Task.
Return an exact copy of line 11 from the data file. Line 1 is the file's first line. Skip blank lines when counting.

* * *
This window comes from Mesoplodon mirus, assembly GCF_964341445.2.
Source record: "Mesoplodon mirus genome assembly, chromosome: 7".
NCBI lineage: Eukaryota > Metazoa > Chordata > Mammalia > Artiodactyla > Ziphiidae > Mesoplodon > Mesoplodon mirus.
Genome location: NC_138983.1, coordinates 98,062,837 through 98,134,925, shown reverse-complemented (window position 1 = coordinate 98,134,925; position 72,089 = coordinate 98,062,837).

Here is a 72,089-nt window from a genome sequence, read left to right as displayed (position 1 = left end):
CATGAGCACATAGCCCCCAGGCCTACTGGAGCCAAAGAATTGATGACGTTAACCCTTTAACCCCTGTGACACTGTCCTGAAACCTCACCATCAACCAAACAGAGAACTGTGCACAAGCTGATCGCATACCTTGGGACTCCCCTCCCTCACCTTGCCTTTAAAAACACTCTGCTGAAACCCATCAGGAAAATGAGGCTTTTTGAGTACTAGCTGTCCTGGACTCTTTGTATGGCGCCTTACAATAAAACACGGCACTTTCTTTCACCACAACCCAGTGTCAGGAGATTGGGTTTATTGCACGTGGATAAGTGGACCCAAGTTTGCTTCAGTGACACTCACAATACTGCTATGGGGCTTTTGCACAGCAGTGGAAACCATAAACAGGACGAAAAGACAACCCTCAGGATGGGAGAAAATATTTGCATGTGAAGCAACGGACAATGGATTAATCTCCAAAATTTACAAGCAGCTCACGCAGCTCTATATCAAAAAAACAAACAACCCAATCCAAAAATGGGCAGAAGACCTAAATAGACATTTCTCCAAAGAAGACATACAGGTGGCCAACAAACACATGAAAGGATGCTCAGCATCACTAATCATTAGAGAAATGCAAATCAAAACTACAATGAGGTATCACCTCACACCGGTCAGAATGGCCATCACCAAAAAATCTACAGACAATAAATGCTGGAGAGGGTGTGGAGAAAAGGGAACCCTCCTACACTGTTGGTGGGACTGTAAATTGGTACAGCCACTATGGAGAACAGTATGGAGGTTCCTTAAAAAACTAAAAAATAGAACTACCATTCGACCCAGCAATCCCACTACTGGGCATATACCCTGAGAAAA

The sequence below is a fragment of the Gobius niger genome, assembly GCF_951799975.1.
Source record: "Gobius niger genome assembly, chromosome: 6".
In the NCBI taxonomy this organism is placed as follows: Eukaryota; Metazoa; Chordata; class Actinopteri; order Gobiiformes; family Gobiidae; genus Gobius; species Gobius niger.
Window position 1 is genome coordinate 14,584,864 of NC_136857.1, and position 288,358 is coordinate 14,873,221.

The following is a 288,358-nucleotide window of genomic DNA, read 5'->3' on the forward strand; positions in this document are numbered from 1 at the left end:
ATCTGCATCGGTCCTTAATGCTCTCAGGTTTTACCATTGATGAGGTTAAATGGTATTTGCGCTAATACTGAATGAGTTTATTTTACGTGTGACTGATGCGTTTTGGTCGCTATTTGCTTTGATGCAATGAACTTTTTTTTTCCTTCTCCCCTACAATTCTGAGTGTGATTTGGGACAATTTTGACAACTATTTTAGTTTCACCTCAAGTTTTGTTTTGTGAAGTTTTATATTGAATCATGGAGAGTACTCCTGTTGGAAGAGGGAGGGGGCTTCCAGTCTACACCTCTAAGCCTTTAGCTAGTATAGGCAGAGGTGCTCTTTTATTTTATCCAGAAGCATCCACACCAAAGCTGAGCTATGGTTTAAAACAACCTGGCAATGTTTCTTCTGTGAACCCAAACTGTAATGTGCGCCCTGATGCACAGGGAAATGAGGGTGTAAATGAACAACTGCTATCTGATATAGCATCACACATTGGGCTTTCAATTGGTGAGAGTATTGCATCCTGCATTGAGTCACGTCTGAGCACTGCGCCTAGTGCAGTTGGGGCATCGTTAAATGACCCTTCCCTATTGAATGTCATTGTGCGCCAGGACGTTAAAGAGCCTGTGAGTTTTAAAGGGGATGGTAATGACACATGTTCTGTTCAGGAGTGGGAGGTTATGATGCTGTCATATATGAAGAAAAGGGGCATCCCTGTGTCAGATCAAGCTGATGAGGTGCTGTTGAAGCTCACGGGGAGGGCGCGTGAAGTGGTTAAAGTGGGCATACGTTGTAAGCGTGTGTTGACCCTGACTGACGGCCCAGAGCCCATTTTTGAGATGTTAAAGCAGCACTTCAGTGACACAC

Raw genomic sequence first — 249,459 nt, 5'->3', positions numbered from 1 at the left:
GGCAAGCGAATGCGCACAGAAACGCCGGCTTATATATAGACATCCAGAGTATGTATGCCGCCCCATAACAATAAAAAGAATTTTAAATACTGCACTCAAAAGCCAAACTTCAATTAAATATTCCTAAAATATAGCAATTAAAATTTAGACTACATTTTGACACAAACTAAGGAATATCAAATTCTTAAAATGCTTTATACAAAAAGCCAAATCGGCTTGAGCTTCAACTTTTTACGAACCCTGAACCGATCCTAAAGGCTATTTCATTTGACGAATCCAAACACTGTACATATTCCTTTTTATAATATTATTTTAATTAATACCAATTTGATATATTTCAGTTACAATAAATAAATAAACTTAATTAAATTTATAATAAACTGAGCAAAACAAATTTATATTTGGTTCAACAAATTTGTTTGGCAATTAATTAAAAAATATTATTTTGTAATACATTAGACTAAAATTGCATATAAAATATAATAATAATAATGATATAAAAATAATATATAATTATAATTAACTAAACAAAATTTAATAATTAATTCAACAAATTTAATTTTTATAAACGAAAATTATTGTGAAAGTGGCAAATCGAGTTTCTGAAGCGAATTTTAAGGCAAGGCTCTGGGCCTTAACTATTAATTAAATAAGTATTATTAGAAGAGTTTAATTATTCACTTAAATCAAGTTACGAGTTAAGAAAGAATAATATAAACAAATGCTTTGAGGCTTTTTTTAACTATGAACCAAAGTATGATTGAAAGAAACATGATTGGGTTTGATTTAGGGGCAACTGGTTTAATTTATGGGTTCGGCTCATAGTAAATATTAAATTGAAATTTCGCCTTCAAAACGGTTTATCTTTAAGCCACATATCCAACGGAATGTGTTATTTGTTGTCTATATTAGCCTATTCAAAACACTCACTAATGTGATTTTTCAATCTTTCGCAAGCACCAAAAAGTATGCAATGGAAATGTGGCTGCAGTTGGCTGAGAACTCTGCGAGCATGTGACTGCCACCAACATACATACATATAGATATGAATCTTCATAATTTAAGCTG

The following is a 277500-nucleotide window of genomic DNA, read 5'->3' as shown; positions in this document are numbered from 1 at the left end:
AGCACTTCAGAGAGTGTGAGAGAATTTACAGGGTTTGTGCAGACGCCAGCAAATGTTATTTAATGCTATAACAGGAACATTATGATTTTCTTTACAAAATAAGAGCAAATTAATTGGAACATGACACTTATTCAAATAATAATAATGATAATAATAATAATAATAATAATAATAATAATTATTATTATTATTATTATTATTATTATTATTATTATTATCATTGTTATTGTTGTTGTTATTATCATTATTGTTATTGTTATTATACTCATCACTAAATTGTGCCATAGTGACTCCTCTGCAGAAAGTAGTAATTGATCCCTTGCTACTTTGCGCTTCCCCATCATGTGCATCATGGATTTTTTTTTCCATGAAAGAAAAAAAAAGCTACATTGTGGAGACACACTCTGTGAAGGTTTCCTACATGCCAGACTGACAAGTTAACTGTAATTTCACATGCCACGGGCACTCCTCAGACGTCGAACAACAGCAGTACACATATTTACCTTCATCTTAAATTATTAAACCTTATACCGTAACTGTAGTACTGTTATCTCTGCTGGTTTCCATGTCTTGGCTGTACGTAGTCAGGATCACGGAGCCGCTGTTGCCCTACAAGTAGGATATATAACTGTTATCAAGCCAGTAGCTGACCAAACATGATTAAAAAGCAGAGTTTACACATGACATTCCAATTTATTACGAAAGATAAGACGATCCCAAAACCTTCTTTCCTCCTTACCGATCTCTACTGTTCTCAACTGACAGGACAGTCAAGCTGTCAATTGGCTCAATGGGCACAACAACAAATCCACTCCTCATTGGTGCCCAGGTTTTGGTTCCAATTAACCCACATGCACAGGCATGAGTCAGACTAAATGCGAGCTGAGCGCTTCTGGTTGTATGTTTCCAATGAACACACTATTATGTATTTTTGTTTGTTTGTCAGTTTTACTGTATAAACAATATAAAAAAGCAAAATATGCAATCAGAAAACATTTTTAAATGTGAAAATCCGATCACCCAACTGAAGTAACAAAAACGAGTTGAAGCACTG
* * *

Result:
The following is a 288,358-nucleotide window of genomic DNA, read 5'->3' on the forward strand; positions in this document are numbered from 1 at the left end: